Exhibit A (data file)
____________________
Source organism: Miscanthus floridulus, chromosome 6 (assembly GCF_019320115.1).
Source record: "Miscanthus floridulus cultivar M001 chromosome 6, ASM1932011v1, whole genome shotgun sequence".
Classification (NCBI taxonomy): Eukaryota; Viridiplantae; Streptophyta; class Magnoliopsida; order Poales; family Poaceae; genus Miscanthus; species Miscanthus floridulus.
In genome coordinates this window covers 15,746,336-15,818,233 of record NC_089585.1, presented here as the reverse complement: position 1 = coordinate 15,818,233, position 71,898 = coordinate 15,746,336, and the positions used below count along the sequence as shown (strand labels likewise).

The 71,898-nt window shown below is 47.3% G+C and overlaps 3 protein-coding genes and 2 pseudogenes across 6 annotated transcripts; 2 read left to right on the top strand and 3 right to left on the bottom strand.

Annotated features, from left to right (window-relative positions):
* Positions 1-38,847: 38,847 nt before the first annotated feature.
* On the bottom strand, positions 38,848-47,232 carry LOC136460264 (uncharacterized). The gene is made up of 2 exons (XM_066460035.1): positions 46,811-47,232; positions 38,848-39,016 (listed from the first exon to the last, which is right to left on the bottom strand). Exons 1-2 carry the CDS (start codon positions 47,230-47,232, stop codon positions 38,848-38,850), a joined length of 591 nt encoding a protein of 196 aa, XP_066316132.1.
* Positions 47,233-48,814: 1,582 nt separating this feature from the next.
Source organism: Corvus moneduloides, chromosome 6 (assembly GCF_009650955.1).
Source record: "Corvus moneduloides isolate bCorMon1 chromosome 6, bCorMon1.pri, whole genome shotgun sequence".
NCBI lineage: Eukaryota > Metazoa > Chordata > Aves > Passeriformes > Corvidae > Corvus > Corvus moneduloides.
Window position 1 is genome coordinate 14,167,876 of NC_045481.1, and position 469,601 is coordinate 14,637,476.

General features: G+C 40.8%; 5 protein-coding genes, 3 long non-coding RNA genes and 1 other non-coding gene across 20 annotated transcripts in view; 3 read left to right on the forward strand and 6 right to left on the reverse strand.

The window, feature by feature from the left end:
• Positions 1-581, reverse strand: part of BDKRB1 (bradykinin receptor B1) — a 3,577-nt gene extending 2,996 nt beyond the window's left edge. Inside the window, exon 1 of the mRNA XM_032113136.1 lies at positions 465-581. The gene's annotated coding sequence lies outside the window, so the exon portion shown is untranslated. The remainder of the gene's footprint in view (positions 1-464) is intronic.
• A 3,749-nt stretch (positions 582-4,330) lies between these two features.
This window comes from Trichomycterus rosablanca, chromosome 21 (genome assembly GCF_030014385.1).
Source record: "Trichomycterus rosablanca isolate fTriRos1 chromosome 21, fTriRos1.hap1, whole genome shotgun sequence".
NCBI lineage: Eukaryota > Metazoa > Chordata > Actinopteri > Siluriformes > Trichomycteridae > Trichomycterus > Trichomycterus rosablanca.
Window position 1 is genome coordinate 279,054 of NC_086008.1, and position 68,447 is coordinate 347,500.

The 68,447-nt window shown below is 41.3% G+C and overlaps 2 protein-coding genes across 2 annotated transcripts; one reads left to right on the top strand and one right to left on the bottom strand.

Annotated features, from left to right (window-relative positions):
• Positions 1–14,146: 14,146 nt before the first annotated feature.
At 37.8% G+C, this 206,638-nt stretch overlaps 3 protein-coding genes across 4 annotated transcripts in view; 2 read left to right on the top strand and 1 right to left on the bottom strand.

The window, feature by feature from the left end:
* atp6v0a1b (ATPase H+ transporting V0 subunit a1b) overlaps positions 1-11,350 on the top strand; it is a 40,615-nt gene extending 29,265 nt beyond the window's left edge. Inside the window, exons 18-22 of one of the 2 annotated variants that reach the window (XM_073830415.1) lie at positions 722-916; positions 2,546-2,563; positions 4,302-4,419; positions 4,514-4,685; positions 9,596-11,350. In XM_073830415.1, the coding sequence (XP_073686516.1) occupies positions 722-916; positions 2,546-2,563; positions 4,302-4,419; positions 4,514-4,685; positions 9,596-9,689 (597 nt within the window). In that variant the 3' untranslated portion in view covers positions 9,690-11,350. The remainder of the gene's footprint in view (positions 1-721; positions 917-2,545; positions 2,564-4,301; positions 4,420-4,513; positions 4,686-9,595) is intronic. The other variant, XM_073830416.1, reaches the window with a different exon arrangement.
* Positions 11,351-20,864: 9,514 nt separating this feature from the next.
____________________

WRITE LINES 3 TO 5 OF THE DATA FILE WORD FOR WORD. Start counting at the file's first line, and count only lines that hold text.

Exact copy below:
Classification (NCBI taxonomy): Eukaryota; Viridiplantae; Streptophyta; class Magnoliopsida; order Poales; family Poaceae; genus Miscanthus; species Miscanthus floridulus.
In genome coordinates this window covers 15,746,336-15,818,233 of record NC_089585.1, presented here as the reverse complement: position 1 = coordinate 15,818,233, position 71,898 = coordinate 15,746,336, and the positions used below count along the sequence as shown (strand labels likewise).

The 71,898-nt window shown below is 47.3% G+C and overlaps 3 protein-coding genes and 2 pseudogenes across 6 annotated transcripts; 2 read left to right on the top strand and 3 right to left on the bottom strand.